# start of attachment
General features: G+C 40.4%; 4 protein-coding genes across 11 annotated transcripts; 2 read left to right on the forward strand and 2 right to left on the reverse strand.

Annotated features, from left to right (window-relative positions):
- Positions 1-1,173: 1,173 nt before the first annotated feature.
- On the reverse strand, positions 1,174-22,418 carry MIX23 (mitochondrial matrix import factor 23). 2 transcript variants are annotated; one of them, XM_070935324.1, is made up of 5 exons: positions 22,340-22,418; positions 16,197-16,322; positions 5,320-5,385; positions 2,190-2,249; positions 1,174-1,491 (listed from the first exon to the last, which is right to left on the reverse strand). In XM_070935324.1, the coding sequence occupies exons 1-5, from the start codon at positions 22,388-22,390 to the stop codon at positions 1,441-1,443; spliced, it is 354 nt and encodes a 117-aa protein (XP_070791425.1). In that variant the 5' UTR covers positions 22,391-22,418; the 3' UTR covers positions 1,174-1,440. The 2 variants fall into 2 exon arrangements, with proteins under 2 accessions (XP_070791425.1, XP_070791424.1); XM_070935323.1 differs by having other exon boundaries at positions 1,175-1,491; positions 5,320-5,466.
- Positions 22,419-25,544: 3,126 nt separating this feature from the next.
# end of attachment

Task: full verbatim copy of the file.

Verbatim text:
General features: G+C 40.4%; 4 protein-coding genes across 11 annotated transcripts; 2 read left to right on the forward strand and 2 right to left on the reverse strand.

Annotated features, from left to right (window-relative positions):
- Positions 1-1,173: 1,173 nt before the first annotated feature.
- On the reverse strand, positions 1,174-22,418 carry MIX23 (mitochondrial matrix import factor 23). 2 transcript variants are annotated; one of them, XM_070935324.1, is made up of 5 exons: positions 22,340-22,418; positions 16,197-16,322; positions 5,320-5,385; positions 2,190-2,249; positions 1,174-1,491 (listed from the first exon to the last, which is right to left on the reverse strand). In XM_070935324.1, the coding sequence occupies exons 1-5, from the start codon at positions 22,388-22,390 to the stop codon at positions 1,441-1,443; spliced, it is 354 nt and encodes a 117-aa protein (XP_070791425.1). In that variant the 5' UTR covers positions 22,391-22,418; the 3' UTR covers positions 1,174-1,440. The 2 variants fall into 2 exon arrangements, with proteins under 2 accessions (XP_070791425.1, XP_070791424.1); XM_070935323.1 differs by having other exon boundaries at positions 1,175-1,491; positions 5,320-5,466.
- Positions 22,419-25,544: 3,126 nt separating this feature from the next.